Last Day — Doolin to Limerick

From Doolin’s harbour side you can see the ferries that ply back and forth to the Aran Islands.  The rock is limestone, like the Burren, and the land beneath cut through with caves including the world’s largest stalactite and the submerged ‘Green Holes’, only discovered in the 1980s.

While the Aran Islands stretch across the sea to the North West, to the South West rise the Cliffs of Moher, 200 metres from the sea, shortlisted alongside Kilimanjaro, the Great Barrier Reef and the Grand Canyon to be one of the new seven wonders of nature.  There is no beach, no sand or shingle, just sea and shear rock, but surfers travel there to ride the 35 foot wave at its feet.

The Moher visitor centre is dug and buried into the hillside with curved windows cut through the turf; Hobbit Town meets HiTech,  The paved, stepped, and wheelchair-access routed area with its viewing points and wall of wave-patterned Burran limestone slabs, ends at widely ignored signs threatening danger to life and limb if one proceeds.  You can see why the signs are there; it is not so much the lack of fence or wall between the cliff top path and precipitous edge, but the rock itself.  The limestone of the Burran, Doolin coast and Aran Isles has ended and this is younger, softer alluvial rock, at the cliff top often little more than flakes of shale in hardened mud.  The tourists peeking over the edge may be secure in footing, but the soft cliff edge itself might shrug them off to fly for a moment amongst the nesting gulls before hitting the water 600 feet below.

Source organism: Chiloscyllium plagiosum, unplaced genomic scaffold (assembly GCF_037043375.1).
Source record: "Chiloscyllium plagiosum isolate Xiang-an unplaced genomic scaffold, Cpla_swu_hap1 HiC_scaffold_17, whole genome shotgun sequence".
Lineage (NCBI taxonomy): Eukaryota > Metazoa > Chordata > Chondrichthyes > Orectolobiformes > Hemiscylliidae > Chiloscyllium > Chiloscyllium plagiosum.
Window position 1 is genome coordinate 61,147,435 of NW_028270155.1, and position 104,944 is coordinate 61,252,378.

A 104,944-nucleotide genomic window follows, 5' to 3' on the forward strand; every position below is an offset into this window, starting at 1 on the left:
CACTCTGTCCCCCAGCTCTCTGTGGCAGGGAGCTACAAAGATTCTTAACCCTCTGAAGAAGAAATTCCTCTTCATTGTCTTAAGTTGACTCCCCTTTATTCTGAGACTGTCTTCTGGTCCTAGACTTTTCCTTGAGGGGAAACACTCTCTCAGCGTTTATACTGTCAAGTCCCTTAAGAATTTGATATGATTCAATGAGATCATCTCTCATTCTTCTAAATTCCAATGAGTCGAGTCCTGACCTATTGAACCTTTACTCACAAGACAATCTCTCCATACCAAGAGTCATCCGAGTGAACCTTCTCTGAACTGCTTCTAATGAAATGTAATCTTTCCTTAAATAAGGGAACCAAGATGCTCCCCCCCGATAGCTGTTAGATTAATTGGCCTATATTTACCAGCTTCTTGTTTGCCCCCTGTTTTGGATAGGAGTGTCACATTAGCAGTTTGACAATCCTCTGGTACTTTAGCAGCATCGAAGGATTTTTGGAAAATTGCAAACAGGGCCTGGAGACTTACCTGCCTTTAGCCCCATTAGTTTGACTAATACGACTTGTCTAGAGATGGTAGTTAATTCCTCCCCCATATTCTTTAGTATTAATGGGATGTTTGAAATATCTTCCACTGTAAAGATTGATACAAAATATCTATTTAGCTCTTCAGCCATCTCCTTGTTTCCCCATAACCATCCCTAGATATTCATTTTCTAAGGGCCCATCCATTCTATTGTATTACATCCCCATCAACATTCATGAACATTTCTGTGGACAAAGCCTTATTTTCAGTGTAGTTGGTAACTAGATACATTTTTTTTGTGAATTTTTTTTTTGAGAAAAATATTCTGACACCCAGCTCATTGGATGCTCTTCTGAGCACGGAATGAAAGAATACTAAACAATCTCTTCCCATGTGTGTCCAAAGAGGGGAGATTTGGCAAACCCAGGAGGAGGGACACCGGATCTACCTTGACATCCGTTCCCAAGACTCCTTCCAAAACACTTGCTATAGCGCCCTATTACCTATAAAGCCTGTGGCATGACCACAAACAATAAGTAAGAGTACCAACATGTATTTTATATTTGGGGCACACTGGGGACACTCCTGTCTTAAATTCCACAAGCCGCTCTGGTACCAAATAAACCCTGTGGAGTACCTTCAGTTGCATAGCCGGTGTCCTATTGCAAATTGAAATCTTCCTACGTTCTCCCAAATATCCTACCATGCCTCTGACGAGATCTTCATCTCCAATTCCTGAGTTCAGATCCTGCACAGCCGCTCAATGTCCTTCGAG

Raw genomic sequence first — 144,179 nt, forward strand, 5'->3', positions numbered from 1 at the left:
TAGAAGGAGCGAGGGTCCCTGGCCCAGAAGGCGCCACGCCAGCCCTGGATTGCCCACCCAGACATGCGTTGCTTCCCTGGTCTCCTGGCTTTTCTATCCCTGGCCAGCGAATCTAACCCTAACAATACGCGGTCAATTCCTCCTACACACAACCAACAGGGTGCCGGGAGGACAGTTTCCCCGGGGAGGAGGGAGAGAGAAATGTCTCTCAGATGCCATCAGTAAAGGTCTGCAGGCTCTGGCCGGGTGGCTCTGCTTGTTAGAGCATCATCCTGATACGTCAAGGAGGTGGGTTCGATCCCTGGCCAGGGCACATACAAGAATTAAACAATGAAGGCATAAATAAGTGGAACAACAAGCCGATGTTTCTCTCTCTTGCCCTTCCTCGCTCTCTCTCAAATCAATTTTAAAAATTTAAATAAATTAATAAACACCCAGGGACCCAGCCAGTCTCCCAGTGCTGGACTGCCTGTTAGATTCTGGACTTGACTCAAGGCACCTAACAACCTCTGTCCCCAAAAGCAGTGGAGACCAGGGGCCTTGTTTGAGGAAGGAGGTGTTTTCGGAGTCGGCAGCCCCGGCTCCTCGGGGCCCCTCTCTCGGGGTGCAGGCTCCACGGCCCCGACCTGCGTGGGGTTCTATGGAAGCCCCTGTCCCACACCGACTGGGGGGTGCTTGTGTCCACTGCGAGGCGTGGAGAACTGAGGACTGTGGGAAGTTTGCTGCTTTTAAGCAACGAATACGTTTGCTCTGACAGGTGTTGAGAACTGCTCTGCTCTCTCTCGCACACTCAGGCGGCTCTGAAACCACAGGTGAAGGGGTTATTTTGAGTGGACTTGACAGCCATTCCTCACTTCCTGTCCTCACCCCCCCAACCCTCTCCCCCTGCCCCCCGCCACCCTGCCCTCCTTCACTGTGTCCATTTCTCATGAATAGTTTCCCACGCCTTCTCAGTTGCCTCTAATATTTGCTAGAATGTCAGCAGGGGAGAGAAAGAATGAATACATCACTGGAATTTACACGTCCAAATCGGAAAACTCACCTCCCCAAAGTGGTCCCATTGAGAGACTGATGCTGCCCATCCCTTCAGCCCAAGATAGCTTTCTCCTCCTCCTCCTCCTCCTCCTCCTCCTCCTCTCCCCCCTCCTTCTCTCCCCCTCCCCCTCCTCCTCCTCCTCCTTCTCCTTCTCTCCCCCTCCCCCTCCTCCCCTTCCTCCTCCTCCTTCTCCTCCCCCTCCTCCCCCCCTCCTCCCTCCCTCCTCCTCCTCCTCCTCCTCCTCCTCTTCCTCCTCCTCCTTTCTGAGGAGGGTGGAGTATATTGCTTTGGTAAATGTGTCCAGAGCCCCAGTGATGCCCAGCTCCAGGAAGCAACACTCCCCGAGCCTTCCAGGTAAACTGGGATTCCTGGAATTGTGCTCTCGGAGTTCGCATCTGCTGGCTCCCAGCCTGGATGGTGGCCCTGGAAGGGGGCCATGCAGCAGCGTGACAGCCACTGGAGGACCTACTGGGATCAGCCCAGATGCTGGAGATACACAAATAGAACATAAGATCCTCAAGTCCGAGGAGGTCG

And out on the grass beside the forbidden cliff path, an Italian couple set up a video camera looking out towards the rocky headland, and sit in front of it to exchange rings.

Back at the visitor centre a sculptor was hard at work with chisel, angle grinder and chain saw, capturing the spirit of Maher from surfer to sea birds.  Shane Gilmore‘s sculptures are found across Western Ireland, and he was commissioned to make this one in situ during the Clare Heritage Week.  At Shane’s feet lay a collection of reference books; he explained that if he got some detail wrong, gave a bird the head of a gull and the body of a gannet, someone would be sure to notice.

It is only a short way from Doolin and Maher, and slightly longer of you cut back north to travel across the Burren, but worth it, for its near lunar yet surprisingly fertile landscape.   Few roads cut across the limestone countryside but far beneath the ground are subterranean rivers and networks of caves left from past water courses, treacherous as they too can flood rapidly when rain falls and drains through sinkholes and caverns.

At a distance the Burren landscape appears barren, but between the clints, giant paving slabs of grey stone, the cracks, or grykes, are rich with wild flowers and lush grasses that supported communities from Neolithic times, who in turn left their traces in fire circles and ring forts.  And near every parking place, each clint is topped with a tiny cairn or sculpture as visitors today still want to leave some trace of their being here, or maybe token of their hoped-for return.

Serendipity and Song — Westport to Doolin

Westport nestles on the far shore of one of Ireland’s great peninsulas, jutting into the Atlantic, with the Mountains of Connemara to the south and the wild coasts of Achill to the north.   Some years ago we camped on Achill Island in late September.  Most Irish campsites close after the first week of September but we found one campsite still open although only one other campervan stopped by in the few days we spent there.  The site had several permanent mobile homes, and despite the 8 foot banks of grass-topped sand that protected the site each was held to the ground with structures of foot-wide girders to hold them down against the force of the Atlantic winds.  We parked close between some of these and as the campervan shook in the night reminded ourselves that these were just mild September breezes, not the wild storms of the winter.